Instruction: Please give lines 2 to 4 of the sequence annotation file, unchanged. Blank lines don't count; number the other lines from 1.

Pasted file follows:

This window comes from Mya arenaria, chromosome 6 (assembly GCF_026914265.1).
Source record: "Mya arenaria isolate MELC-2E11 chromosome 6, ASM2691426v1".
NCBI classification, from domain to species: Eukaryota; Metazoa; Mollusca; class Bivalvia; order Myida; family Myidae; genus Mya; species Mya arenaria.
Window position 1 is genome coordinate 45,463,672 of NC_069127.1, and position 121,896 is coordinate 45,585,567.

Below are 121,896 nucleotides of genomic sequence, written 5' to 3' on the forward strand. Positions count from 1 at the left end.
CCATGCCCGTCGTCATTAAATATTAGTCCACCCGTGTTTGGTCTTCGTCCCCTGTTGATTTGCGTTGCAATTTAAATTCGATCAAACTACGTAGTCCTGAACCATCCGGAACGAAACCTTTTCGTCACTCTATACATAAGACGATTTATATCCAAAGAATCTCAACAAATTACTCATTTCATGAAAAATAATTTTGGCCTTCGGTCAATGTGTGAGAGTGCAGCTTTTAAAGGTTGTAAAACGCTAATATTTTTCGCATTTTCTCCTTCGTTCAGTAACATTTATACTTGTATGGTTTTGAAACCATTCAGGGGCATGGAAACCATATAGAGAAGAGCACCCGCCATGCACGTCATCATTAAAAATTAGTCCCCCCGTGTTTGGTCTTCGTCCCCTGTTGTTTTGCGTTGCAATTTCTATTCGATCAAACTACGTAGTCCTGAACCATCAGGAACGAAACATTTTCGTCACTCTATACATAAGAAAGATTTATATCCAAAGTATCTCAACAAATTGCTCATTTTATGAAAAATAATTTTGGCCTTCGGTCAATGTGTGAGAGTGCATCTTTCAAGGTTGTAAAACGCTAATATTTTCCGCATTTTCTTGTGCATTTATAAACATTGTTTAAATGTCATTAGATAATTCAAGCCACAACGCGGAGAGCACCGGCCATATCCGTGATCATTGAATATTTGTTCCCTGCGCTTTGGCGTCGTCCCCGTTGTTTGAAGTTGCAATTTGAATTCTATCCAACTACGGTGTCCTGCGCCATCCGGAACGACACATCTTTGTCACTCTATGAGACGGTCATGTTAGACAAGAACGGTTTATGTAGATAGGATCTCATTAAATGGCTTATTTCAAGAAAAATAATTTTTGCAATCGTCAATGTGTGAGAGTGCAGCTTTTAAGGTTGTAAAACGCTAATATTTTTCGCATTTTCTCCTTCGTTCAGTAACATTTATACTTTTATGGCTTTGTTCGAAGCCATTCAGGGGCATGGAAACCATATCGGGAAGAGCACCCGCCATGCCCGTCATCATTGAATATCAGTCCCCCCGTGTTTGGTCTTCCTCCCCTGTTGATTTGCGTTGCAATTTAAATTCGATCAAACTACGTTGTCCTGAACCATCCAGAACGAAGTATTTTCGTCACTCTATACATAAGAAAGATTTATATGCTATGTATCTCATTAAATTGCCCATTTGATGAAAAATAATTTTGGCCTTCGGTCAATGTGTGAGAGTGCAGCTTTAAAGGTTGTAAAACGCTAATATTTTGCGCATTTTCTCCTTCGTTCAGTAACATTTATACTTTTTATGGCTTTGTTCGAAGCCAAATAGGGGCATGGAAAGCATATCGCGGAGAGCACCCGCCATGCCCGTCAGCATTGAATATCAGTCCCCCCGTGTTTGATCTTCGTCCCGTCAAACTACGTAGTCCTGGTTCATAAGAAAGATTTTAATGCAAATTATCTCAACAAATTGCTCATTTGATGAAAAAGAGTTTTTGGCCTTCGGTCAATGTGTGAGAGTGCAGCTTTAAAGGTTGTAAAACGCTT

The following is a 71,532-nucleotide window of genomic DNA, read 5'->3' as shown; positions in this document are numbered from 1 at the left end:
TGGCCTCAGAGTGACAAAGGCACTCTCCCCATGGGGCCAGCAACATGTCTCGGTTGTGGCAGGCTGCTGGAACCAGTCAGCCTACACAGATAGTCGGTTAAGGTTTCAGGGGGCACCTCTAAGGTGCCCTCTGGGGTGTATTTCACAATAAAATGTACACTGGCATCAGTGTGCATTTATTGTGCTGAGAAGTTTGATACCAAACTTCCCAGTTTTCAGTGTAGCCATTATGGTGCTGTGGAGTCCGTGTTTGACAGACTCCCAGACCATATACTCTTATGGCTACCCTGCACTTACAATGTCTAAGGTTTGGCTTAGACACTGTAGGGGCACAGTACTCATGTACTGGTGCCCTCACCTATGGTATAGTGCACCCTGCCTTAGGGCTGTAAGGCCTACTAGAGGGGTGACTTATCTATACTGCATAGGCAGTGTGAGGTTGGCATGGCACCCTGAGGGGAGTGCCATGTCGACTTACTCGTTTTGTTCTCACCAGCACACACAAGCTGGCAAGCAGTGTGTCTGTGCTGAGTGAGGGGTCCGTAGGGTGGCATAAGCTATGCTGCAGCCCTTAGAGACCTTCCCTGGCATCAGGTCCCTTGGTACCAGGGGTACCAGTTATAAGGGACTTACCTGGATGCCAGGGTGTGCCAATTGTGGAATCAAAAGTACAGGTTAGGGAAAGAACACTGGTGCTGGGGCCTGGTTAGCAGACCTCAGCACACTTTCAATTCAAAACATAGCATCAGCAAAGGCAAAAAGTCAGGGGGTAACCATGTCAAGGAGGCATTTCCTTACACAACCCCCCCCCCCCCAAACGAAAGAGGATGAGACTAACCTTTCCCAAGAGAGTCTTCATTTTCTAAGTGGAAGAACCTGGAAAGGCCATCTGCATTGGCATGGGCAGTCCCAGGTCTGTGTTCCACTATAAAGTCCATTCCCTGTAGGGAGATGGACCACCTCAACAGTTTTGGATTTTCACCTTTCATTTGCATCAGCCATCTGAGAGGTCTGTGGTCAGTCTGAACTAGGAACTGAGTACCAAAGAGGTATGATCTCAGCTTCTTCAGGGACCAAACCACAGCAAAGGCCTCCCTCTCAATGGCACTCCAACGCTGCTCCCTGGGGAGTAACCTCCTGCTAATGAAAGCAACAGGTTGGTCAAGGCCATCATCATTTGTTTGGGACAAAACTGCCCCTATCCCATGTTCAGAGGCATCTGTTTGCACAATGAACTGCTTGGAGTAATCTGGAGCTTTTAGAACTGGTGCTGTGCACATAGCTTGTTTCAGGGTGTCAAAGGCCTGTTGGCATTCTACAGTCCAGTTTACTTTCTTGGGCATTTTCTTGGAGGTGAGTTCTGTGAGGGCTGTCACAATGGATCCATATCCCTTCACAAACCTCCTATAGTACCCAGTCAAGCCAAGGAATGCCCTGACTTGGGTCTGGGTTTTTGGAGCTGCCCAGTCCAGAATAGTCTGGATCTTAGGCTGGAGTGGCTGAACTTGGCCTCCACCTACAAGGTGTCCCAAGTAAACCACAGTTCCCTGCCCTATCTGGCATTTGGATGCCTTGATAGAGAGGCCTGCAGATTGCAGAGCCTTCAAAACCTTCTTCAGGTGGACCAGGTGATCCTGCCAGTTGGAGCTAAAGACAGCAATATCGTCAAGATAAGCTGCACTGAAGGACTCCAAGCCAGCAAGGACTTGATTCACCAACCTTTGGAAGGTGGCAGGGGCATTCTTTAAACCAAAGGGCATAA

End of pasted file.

Source record: "Mya arenaria isolate MELC-2E11 chromosome 6, ASM2691426v1".
NCBI classification, from domain to species: Eukaryota; Metazoa; Mollusca; class Bivalvia; order Myida; family Myidae; genus Mya; species Mya arenaria.
Window position 1 is genome coordinate 45,463,672 of NC_069127.1, and position 121,896 is coordinate 45,585,567.